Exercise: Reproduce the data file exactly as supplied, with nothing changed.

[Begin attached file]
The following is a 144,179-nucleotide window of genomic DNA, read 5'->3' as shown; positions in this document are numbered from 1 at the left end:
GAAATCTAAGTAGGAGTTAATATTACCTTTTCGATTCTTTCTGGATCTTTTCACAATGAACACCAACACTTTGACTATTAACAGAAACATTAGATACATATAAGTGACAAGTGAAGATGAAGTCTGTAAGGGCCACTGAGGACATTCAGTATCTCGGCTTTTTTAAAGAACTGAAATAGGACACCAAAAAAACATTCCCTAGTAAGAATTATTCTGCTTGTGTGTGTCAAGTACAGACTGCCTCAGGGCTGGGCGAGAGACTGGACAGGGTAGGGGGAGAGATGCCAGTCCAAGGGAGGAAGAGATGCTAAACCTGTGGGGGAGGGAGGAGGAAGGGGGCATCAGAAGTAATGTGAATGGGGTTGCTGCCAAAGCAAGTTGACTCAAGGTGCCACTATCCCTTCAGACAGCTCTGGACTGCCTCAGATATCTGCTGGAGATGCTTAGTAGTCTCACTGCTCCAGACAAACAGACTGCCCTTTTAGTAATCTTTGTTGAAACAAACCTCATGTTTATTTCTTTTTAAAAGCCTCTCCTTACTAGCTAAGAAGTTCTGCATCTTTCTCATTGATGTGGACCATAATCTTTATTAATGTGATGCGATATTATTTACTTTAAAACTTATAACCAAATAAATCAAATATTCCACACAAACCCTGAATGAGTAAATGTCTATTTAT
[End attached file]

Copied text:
The following is a 144,179-nucleotide window of genomic DNA, read 5'->3' as shown; positions in this document are numbered from 1 at the left end:
GAAATCTAAGTAGGAGTTAATATTACCTTTTCGATTCTTTCTGGATCTTTTCACAATGAACACCAACACTTTGACTATTAACAGAAACATTAGATACATATAAGTGACAAGTGAAGATGAAGTCTGTAAGGGCCACTGAGGACATTCAGTATCTCGGCTTTTTTAAAGAACTGAAATAGGACACCAAAAAAACATTCCCTAGTAAGAATTATTCTGCTTGTGTGTGTCAAGTACAGACTGCCTCAGGGCTGGGCGAGAGACTGGACAGGGTAGGGGGAGAGATGCCAGTCCAAGGGAGGAAGAGATGCTAAACCTGTGGGGGAGGGAGGAGGAAGGGGGCATCAGAAGTAATGTGAATGGGGTTGCTGCCAAAGCAAGTTGACTCAAGGTGCCACTATCCCTTCAGACAGCTCTGGACTGCCTCAGATATCTGCTGGAGATGCTTAGTAGTCTCACTGCTCCAGACAAACAGACTGCCCTTTTAGTAATCTTTGTTGAAACAAACCTCATGTTTATTTCTTTTTAAAAGCCTCTCCTTACTAGCTAAGAAGTTCTGCATCTTTCTCATTGATGTGGACCATAATCTTTATTAATGTGATGCGATATTATTTACTTTAAAACTTATAACCAAATAAATCAAATATTCCACACAAACCCTGAATGAGTAAATGTCTATTTAT